Another year of martial law in Mindanao? Drilon says ‘No’
Robie de Guzman • July 24, 2019 • 1101
MANILA, Philippines – Senate Minority Leader Franklin Drilon on Wednesday said it is time for the government to lift the martial law being enforced in the Mindanao region.
“We cannot tolerate an ‘unli’ martial law. The continued placing of Mindanao under martial law would set a dangerous precedent, not to mention its economic and social implications,” Drilon said in a statement.
The whole of Mindanao region has been under military rule since the local Maute terrorist group laid siege on Marawi City in 2017.
National Security Adviser Hermogenes Esperon, Jr. on Tuesday said he would recommend the extension of martial law in Mindanao for another year.
But for Drilon, it has been “too long” since martial law was declared in the region.
“Is martial law now the new norm in Mindanao?” he asked.
Drilon explained that under Section 18 of Article VII of the 1987 Constitution, the President is allowed to place any part of the country under martial law for a period not exceeding 60 days.
He said the framers of the Constitution understood the danger of a prolonged martial law, hence the 60-day limit and a regular review by Congress are clearly provided in the Constitution.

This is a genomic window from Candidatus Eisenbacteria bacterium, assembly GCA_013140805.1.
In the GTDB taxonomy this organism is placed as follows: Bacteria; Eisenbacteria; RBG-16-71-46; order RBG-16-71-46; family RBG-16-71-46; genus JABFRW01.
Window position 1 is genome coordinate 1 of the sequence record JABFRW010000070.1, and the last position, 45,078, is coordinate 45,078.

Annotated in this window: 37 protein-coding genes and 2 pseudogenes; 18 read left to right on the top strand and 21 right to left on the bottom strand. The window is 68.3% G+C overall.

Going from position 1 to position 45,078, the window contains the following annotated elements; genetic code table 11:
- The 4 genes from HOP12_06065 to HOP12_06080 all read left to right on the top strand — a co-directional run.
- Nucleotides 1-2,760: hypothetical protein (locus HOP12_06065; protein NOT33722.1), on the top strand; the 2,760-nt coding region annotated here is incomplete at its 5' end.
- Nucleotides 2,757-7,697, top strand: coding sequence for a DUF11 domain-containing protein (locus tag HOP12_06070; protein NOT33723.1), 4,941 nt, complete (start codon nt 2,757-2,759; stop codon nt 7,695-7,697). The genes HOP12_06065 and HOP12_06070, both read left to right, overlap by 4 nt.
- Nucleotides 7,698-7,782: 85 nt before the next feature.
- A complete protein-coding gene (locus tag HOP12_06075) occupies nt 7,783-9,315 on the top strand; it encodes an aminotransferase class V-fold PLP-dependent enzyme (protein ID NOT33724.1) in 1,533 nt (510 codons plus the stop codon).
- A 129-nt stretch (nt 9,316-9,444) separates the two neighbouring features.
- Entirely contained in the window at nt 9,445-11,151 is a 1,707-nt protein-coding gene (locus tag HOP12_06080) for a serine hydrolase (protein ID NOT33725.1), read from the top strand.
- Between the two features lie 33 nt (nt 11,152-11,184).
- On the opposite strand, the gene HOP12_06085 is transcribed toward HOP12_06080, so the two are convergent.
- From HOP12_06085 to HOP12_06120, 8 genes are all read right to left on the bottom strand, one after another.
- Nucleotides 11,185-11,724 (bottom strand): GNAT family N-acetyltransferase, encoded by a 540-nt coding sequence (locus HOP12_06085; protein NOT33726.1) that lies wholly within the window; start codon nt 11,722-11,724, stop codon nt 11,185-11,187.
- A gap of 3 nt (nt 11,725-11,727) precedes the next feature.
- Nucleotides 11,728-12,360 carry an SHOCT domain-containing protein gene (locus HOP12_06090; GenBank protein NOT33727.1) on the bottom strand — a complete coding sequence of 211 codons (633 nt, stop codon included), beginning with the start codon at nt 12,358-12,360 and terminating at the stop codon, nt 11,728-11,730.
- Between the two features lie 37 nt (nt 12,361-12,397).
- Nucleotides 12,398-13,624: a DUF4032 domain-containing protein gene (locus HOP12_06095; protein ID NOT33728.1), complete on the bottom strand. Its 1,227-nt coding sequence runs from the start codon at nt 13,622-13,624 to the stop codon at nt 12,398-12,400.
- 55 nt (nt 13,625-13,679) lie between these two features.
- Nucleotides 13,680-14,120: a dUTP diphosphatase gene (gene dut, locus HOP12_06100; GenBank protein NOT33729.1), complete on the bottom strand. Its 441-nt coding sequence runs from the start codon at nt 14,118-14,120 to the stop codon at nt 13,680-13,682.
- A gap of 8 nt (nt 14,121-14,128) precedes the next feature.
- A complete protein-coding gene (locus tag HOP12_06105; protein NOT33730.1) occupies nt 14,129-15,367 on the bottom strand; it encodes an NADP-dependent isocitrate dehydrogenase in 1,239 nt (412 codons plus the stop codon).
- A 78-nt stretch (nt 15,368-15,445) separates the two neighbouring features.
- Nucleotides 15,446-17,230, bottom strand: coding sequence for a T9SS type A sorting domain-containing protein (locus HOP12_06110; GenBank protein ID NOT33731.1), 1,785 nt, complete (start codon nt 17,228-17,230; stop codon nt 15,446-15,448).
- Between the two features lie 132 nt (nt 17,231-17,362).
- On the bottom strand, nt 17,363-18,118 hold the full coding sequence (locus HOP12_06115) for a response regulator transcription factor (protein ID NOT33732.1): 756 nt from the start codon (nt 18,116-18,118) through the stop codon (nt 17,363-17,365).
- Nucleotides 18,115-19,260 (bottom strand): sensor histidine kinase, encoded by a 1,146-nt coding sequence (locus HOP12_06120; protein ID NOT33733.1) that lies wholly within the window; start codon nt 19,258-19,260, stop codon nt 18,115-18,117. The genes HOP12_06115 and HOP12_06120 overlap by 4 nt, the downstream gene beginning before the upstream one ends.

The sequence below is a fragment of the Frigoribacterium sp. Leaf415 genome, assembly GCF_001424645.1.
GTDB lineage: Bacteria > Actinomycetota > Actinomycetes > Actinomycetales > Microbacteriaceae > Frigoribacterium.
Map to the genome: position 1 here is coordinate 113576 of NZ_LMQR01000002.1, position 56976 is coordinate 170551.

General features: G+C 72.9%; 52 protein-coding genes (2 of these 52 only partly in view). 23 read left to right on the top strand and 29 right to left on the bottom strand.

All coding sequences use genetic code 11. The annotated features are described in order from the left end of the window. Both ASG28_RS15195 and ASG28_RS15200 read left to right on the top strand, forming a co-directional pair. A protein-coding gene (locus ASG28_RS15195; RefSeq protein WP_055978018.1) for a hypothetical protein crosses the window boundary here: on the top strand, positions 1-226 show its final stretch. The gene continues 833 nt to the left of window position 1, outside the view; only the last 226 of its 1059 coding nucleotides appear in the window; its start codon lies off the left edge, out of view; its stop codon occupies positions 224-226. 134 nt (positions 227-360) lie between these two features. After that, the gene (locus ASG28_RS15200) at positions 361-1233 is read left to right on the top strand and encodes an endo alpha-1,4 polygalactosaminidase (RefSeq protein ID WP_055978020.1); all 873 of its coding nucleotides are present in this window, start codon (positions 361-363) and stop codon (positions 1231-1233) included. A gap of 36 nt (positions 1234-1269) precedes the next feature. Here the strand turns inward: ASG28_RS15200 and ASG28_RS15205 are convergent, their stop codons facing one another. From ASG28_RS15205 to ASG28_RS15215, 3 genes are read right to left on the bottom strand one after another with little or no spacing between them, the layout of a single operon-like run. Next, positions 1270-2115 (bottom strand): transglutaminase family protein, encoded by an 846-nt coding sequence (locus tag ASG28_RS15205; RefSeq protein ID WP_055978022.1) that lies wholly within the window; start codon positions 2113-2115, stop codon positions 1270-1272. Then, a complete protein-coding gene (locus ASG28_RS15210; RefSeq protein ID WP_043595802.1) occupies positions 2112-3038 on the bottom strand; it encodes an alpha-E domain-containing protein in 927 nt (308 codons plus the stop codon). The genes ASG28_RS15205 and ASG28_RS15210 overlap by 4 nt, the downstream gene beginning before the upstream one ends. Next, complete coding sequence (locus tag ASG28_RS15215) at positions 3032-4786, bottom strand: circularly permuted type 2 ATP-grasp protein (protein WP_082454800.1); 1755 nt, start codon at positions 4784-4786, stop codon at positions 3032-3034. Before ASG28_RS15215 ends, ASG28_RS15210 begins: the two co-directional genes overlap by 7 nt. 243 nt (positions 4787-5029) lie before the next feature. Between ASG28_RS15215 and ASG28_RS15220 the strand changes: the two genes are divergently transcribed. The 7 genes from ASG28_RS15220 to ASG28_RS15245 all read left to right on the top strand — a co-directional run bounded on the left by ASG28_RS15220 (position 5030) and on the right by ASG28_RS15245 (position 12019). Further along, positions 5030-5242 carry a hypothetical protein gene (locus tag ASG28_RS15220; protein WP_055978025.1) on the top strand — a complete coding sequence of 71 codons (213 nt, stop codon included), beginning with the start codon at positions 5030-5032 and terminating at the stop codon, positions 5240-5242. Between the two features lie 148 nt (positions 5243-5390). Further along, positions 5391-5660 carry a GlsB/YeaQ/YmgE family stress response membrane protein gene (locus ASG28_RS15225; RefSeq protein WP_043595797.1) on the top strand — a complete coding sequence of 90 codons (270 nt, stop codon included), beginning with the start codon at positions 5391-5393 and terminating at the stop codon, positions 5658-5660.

The same section provides that “upon the initiative of the President, the Congress may, in the same manner, extend such proclamation or suspension for a period to be determined by the Congress, if the invasion or rebellion shall persist and public safety requires it.”
But Drilon said there is nothing that shows actual rebellion and armed uprising in the region to justify the extension.
He noted that even Davao City Mayor Sara Duterte-Carpio said she was considering asking that her city be exempted from the declaration of martial law.
The lawmaker called on the government’s security cluster to study the situation and “consider the dangerous mindset that the continued declaration of martial law in Mindanao may give rise to.”
“There is no perpetual martial law. There must be an end to this. As I said before, martial law is like an antibiotic, and antibiotic, when used excessively, becomes ineffective,” he said.
The Department of National Defense earlier said that evaluations and consultations are ongoing on whether to extend or lift the martial law in Mindanao.
MANILA, Philippines – Senate minority leader Franklin Drilon on Tuesday said that the move by the Office of the Solicitor General asking the Supreme Court to gag the ABS-CBN Corporation will not stop the Senate from requiring persons to appear and testify during its hearing on the issue.
“The Supreme Court cannot prohibit persons to appear and testify before congressional inquiries in aid of legislation,” Drilon said in a statement.
“The petition cannot prevent the Senate from hearing the issues on ABS-CBN. The petition has no effect on the Senate,” he added.